A court in Germany has formally charged alleged Nazi war criminal John Demjanjuk with 27,900 counts of being an accessory to murder in World War Two.
Demjanjuk's will perhaps be the last Holocaust trial in Germany
State prosecutors in Munich said the charges were filed on Monday against the 89-year-old retired car worker who was extradited to Germany from the United States in May.
There are no details on when the trial would begin.
The filing of charges comes 10 days after medical experts at Munich's Stadelheim prison said Demjanjuk was fit to stand trial as long as court sessions do not exceed two 90-minute sessions per day.
Demjanjuk's family had said the octogenarian was too frail to withstand the proceedings because he suffers from kidney disease, cancer and arthritis.
Most-wanted Nazi war criminal
Demjanjuk has denied accusations that he was a guard at the Sobibor death camp in Nazi-occupied Poland in 1943 and helped murder Jews.
A monument in Sobibor in eastern Poland remembers the victims at the Nazi death camp
He has said he was captured by the Germans in Ukraine while fighting for the Red Army and held as a prisoner of war.
Until being deported to Germany in May, the Ukrainian-born Demjanjuk had headed the list of the Simon Wiesenthal Center's 10 most-wanted suspected war criminals.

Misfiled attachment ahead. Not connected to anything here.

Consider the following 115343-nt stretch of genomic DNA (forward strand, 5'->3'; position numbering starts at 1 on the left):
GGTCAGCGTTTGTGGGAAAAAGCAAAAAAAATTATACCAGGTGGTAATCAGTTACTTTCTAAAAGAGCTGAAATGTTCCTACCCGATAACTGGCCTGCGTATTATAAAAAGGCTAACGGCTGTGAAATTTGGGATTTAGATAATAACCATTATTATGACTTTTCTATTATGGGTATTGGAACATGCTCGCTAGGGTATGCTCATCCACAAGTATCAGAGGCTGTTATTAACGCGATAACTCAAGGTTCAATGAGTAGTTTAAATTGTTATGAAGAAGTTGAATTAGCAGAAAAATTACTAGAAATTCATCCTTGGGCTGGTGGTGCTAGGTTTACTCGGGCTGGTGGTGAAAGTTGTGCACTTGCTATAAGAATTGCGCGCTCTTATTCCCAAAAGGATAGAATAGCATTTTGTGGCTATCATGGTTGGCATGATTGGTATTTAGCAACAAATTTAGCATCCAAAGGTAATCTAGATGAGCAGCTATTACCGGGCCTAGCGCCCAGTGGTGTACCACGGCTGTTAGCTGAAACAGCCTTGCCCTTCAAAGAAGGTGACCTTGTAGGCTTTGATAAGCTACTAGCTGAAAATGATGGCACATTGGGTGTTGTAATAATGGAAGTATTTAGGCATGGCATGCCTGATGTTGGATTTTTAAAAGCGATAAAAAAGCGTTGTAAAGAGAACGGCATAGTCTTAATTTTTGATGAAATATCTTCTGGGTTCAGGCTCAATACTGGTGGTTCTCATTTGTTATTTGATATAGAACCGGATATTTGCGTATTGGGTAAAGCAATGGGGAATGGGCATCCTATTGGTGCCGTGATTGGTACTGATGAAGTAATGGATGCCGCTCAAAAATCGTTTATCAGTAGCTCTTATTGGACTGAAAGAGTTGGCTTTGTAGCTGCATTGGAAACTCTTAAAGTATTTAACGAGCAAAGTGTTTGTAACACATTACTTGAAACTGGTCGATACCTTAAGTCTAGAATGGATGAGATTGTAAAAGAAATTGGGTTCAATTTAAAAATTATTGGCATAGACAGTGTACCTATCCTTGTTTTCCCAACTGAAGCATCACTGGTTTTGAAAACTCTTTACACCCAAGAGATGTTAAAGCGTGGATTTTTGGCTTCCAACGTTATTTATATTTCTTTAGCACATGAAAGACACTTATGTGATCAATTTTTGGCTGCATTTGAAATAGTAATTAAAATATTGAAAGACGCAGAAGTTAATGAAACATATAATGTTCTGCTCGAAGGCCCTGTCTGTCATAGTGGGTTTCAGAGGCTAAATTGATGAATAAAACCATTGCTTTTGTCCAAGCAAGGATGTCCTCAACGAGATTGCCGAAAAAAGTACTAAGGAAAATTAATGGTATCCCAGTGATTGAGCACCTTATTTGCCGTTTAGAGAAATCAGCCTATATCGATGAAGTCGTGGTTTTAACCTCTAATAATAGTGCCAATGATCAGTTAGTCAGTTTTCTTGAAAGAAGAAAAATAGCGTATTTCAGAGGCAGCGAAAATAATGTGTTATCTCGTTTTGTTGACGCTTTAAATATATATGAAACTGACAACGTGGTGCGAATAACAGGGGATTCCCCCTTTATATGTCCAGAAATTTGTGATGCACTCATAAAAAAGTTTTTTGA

Efraim Zuroff from the Simon Wiesenthal Centre welcomed Monday's move by German prosecutors.
"This is obviously an important step forward," Zufroff told the Associated Press. "We hope that the trial itself will be expedited so that justice will be achieved and he can be given the appropriate punishment."
"The effort to bring Demjanjuk to justice sends a very powerful message that the passage of time in no way diminishes the guilt of the perpetrator."
Possibly last Holocaust trial
Demjanjuk was deported by US authorities from his home in Ohio on May 12. He had appealed against the deportation in a last ditch attempt to avoid facing charges but had his request rejected by a German court last week.
Demjanjuk's trial is the last expected time a German court will prosecute for Holocaust crimes in the country.
Demjanjuk has lived in the US since 1952. He arrived there as a refugee and worked in the car industry in Cleveland, Ohio.
A former ID card of Demjanjuk's with the word "Sobibor" printed on it
In 1988, he was sentenced to death in Israel for crimes against humanity after Holocaust survivors identified him as the notorious "Ivan the Terrible," a guard at the Treblinka death camp.
But Israel's highest court later overturned his sentence, after documents from the former Soviet Union indicated that "Ivan the Terrible" had probably been a different man.
Demjanjuk returned to the US, but in 2002 had his US citizenship revoked because of his failure to disclose his work at Nazi camps when he first arrived.
Editor: Neil King